3.   Relying on Lynda's Boutique, the dissent would deny appellant's motion for rehearing on the basis that the record is silent as to whether notice was sent to appellant.   In Lynda's Boutique, the appellant attempted to use affidavits stating that no notice was mailed to it to support the argument that there was error on the face of the record.  Lynda's Boutique, 134 S.W.3d 845, 848.   The Texas Supreme Court reasoned that the affidavits were extrinsic, as they had been filed after the case reached the Texas Supreme Court.  Id. Ultimately, the court held that the record was silent because “there [wa]s nothing in the [record] before [the Court] that affirmatively indicate[d] that notice was given, nor any notation to establish that notice was omitted.”  Id. (emphasis added).   The facts are different in the instant appeal.   Unlike Lynda's Boutique, there is an affirmative notation on the clerk's record that no record of notice had been located.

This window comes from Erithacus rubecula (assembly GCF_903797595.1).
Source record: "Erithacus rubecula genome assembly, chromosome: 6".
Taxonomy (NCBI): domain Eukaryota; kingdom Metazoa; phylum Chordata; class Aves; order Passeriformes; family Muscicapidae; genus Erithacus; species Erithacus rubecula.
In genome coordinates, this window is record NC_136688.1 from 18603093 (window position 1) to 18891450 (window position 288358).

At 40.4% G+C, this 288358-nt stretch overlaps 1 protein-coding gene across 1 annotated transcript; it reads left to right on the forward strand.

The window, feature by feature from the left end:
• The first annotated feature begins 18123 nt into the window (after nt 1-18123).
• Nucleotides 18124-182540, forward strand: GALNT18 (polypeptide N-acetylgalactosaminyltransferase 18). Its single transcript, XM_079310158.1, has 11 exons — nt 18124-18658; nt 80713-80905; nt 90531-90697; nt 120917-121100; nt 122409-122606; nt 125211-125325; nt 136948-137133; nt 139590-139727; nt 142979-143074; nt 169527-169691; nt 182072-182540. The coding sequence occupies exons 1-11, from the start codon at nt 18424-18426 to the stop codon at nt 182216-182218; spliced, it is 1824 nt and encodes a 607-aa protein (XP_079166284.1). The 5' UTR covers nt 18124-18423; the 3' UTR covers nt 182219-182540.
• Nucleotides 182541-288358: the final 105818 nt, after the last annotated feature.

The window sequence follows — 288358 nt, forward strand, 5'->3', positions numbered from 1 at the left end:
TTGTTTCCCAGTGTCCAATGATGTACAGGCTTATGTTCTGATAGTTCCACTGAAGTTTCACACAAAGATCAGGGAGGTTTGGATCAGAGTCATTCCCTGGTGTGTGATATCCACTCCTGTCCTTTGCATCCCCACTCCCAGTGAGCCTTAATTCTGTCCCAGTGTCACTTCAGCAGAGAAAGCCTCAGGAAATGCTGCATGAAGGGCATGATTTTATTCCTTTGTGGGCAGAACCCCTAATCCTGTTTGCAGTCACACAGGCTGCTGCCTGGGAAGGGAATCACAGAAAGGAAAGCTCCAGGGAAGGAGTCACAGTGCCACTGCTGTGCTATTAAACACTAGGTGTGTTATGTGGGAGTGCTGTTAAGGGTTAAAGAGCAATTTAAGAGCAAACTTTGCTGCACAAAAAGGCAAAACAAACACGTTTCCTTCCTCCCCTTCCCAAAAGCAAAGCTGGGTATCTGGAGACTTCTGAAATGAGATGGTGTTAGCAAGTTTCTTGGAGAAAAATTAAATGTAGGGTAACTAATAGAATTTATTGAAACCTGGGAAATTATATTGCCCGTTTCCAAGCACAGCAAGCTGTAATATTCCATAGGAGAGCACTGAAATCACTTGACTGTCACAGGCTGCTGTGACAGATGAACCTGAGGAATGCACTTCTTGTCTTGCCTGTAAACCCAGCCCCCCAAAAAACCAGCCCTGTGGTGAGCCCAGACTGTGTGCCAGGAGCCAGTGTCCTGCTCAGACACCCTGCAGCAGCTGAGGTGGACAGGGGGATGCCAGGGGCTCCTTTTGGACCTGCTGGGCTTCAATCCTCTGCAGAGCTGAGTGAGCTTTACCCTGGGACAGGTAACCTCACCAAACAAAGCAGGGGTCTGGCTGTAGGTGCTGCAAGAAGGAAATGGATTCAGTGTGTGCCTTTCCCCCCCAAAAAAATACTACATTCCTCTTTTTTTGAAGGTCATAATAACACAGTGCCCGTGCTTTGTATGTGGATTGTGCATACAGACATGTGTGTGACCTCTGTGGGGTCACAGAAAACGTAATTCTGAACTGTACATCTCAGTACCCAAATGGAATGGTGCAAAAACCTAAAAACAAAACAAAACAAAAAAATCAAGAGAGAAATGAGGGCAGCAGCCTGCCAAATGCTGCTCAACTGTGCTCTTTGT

1.   811 S.W.2d at 943.

2.   TEX. GOV'T CODE ANN. § 51.303 (Vernon 2005) (addressing duties and powers of the clerk of a district court;  although the clerk is required to record the acts and proceedings of court, enter all judgments, and record all executions issued, the statute does not contain an affirmative requirement that the clerk record the mailing or failure to mail a required notice);  TEX. R. CIV. P. 165a (clerk is required to send notice, but rule contains no requirement that clerk make a record showing that notice was sent).

ADELE HEDGES, Chief Justice.

GUZMAN, J., dissents.